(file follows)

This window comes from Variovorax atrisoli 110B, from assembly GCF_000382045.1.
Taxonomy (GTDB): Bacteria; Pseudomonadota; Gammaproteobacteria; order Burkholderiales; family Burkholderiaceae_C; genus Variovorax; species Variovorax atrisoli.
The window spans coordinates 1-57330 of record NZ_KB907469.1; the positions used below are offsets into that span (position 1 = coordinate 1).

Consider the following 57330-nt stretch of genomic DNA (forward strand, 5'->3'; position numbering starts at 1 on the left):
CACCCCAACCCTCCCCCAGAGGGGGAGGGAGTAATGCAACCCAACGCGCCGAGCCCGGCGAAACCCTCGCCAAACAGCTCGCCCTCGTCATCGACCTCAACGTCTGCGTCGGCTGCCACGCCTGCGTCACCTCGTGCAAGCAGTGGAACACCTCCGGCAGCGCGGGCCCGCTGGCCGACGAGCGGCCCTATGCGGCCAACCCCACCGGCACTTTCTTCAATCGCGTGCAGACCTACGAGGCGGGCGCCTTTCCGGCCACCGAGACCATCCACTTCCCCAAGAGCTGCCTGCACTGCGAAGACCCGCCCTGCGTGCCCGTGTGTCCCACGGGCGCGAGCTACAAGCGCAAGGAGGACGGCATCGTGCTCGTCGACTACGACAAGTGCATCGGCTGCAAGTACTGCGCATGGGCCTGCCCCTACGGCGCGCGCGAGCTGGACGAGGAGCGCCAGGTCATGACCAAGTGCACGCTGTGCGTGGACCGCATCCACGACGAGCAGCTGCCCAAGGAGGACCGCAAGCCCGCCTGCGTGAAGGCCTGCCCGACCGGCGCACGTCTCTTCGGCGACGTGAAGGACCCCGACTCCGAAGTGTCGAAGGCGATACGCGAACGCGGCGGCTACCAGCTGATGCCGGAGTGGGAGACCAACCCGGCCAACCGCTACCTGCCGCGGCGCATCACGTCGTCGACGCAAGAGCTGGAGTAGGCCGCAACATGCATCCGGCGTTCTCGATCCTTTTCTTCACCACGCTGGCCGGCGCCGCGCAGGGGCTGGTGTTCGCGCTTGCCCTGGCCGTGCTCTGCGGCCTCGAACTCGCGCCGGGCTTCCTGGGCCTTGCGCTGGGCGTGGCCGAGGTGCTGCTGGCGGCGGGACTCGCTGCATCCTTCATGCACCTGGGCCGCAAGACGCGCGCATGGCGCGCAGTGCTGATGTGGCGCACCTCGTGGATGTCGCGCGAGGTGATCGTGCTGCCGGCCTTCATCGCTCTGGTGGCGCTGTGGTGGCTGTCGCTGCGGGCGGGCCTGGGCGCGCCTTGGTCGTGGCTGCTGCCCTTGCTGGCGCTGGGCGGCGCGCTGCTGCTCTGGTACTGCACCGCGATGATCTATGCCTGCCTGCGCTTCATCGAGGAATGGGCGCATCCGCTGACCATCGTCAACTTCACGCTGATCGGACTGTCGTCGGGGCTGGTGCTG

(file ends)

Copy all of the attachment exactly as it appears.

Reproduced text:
This window comes from Variovorax atrisoli 110B, from assembly GCF_000382045.1.
Taxonomy (GTDB): Bacteria; Pseudomonadota; Gammaproteobacteria; order Burkholderiales; family Burkholderiaceae_C; genus Variovorax; species Variovorax atrisoli.
The window spans coordinates 1-57330 of record NZ_KB907469.1; the positions used below are offsets into that span (position 1 = coordinate 1).

Consider the following 57330-nt stretch of genomic DNA (forward strand, 5'->3'; position numbering starts at 1 on the left):
CACCCCAACCCTCCCCCAGAGGGGGAGGGAGTAATGCAACCCAACGCGCCGAGCCCGGCGAAACCCTCGCCAAACAGCTCGCCCTCGTCATCGACCTCAACGTCTGCGTCGGCTGCCACGCCTGCGTCACCTCGTGCAAGCAGTGGAACACCTCCGGCAGCGCGGGCCCGCTGGCCGACGAGCGGCCCTATGCGGCCAACCCCACCGGCACTTTCTTCAATCGCGTGCAGACCTACGAGGCGGGCGCCTTTCCGGCCACCGAGACCATCCACTTCCCCAAGAGCTGCCTGCACTGCGAAGACCCGCCCTGCGTGCCCGTGTGTCCCACGGGCGCGAGCTACAAGCGCAAGGAGGACGGCATCGTGCTCGTCGACTACGACAAGTGCATCGGCTGCAAGTACTGCGCATGGGCCTGCCCCTACGGCGCGCGCGAGCTGGACGAGGAGCGCCAGGTCATGACCAAGTGCACGCTGTGCGTGGACCGCATCCACGACGAGCAGCTGCCCAAGGAGGACCGCAAGCCCGCCTGCGTGAAGGCCTGCCCGACCGGCGCACGTCTCTTCGGCGACGTGAAGGACCCCGACTCCGAAGTGTCGAAGGCGATACGCGAACGCGGCGGCTACCAGCTGATGCCGGAGTGGGAGACCAACCCGGCCAACCGCTACCTGCCGCGGCGCATCACGTCGTCGACGCAAGAGCTGGAGTAGGCCGCAACATGCATCCGGCGTTCTCGATCCTTTTCTTCACCACGCTGGCCGGCGCCGCGCAGGGGCTGGTGTTCGCGCTTGCCCTGGCCGTGCTCTGCGGCCTCGAACTCGCGCCGGGCTTCCTGGGCCTTGCGCTGGGCGTGGCCGAGGTGCTGCTGGCGGCGGGACTCGCTGCATCCTTCATGCACCTGGGCCGCAAGACGCGCGCATGGCGCGCAGTGCTGATGTGGCGCACCTCGTGGATGTCGCGCGAGGTGATCGTGCTGCCGGCCTTCATCGCTCTGGTGGCGCTGTGGTGGCTGTCGCTGCGGGCGGGCCTGGGCGCGCCTTGGTCGTGGCTGCTGCCCTTGCTGGCGCTGGGCGGCGCGCTGCTGCTCTGGTACTGCACCGCGATGATCTATGCCTGCCTGCGCTTCATCGAGGAATGGGCGCATCCGCTGACCATCGTCAACTTCACGCTGATCGGACTGTCGTCGGGGCTGGTGCTG